Our History

Esperanza International History

32 years of cultivating global citizens and counting...


Robert Morris, Deacon Al Graff, and Fr. John Howard envision the organization out of the St. James Circle service group.


Esperanza International, Inc. (EI) is incorporated as a U.S. 501(c)3 nonprofit organization.


Students from University of San Diego, the first volunteer group, build 10’ x 20’ wooden houses in Tijuana.


Esperanza finds apartments for migrants camping in a San Diego canyon. Esperanza is a partner in the Jimmy Carter house building event in Tijuana.


Fundación Esperanza de México, (FEM) a Tijuana based organization with a Mexican board of directors, is founded to direct the Tijuana area house-building work of Esperanza International.


Esperanza founds the Esperanza Housing and Community Development Corp. of San Diego for low-income housing operations in the San Diego area.


A cost-effective, safe and volunteer friendly house-building system (Hainer block) is engineered for Tijuana building projects.


Philippe Gagne becomes Esperanza International’s first Executive Director. Apolonio Rodriguez and Sergio Rodriguez Sandoval are hired to coordinate work in the communities.


Victor Esparza becomes the first Esperanza Volunteer Group Coordinator responsible for United States volunteer groups.


Self-help and community development principles are introduced to the work of Esperanza.


First community groups (FAVs) are organized in Tijuana colonias. Esperanza Housing and Community Development Corp. of San Diego merges to become Community Housing of North County.


The Esperanza Health Clinic opens its doors to the residents of colonias near the Tijuana city dump.


Land is purchased for the construction of Pueblo Esperanza.


Melissa Drollman is hired as the second Esperanza Volunteer Group Coordinator. The first long-term volunteer joins the Esperanza staff from September to December 1998.


“Pueblo Esperanza” opens in La Gloria, providing improved lodging for volunteer groups from the U.S. and a facility for the support of local Esperanza communities.


Eduardo Zavala Reyes is hired as the third Esperanza Volunteer Group Coordinator.


Josefina Pataky becomes the first Executive Director of Fundación Esperanza de México.


Fundación Esperanza de México establishes an office at the Pueblo Esperanza compound. Construction on a second volunteer housing wing to double the capacity begins at Pueblo Esperanza.


Reorganization by the Esperanza International Board eliminates the Esperanza International Executive Director position.


The Esperanza International Board contracts with Los Niños for Esperanza volunteer group registration service.


A second volunteer housing wing at Pueblo Esperanza is completed. Fundación Esperanza de México achieves nonprofit status in México.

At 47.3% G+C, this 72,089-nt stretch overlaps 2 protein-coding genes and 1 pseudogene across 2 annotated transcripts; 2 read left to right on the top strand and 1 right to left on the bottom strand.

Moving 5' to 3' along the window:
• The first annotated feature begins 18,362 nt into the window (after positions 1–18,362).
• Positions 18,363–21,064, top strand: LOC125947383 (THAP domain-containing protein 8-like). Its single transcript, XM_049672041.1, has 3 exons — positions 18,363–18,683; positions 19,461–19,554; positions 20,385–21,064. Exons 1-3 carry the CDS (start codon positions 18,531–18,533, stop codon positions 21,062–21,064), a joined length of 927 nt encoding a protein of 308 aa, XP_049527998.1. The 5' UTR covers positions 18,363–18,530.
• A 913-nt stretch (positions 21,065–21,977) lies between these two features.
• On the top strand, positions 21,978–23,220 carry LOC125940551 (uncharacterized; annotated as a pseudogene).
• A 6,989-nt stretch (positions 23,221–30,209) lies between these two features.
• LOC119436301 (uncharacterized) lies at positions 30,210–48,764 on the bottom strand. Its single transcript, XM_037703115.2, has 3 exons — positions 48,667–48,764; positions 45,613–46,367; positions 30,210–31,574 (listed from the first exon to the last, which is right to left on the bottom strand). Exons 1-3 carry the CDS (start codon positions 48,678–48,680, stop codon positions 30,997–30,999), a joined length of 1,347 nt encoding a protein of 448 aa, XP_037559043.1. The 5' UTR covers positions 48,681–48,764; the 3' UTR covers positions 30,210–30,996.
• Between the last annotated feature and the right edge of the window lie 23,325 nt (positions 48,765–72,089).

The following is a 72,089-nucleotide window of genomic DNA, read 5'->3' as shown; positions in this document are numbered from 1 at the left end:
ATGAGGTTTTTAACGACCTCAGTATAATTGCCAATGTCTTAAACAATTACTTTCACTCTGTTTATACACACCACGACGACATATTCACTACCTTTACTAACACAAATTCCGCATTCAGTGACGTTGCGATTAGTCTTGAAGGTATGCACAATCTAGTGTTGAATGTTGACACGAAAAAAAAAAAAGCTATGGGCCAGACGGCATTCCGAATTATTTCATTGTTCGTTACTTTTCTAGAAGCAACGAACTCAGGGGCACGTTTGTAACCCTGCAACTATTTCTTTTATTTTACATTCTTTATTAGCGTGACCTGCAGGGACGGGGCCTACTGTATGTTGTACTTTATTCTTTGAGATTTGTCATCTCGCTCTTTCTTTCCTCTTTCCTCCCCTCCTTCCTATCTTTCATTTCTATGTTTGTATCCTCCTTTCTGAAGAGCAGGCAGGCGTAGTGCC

Development continues in the Tijuana communities and Esperanza community organizations (FAVs). Support from the Mexican Government and major Mexican businesses grows.


A caretaker house is built at Pueblo Esperanza. Construction begins on a gray water recycling system.


Two long-term volunteers are needed to support growth in volunteer groups.


Construction for a long-term volunteer apartment is completed atop the caretaker’s house. The community center at Pueblo Esperanza is completed and Pueblo Esperanza begins a composting program


Fundación Esperanza de México introduces home enterprise chip bag and inner tube purse construction projects as a means to increase family income.


A joint project of Fundación Esperanza de México, Tijuana public school teachers, Los Niños and Ecoparque brings 1,800 students together for the first annual ecology education event.


The first Spanish immersion program is offered at Pueblo Esperanza.


FEM develops a “native plants” garden at Pueblo Esperanza through a grant from the San Diego Natural History Museum for the purpose of continuing their work in ecology education.


The first Esperanza Tortilla Cooperative in Valle Verde begins. The first Seattle University accredited study abroad academic program is offered through Professor Paul Milan.


San Diego State University offers an academic study program.


An expansion program in Rio Grande, Oaxaca opens and the first volunteer group visits Oaxaca. The first home is completed in the new Esperanza housing development in Lomas Del Valle.


Completion of a new housing unit at the Posada.


New housing prototype is used for a special build in the Ensenada area.


Welcomed The Cardoner Project from Australia and students from University of Stuttgart, Germany. Esperanza International established office in Little Italy, San Diego.


Fundación Esperanza de México begins work in 2 new communities, “Los Castores” and “Primo Tapia”. These two new Community Savings Groups begin to save for new homes in 2017.


Fundación Esperanza de México breaks ground on 'Casa Mil', the 1,000th Esperanza home for the Cervantes Family in the colonia of La Morita.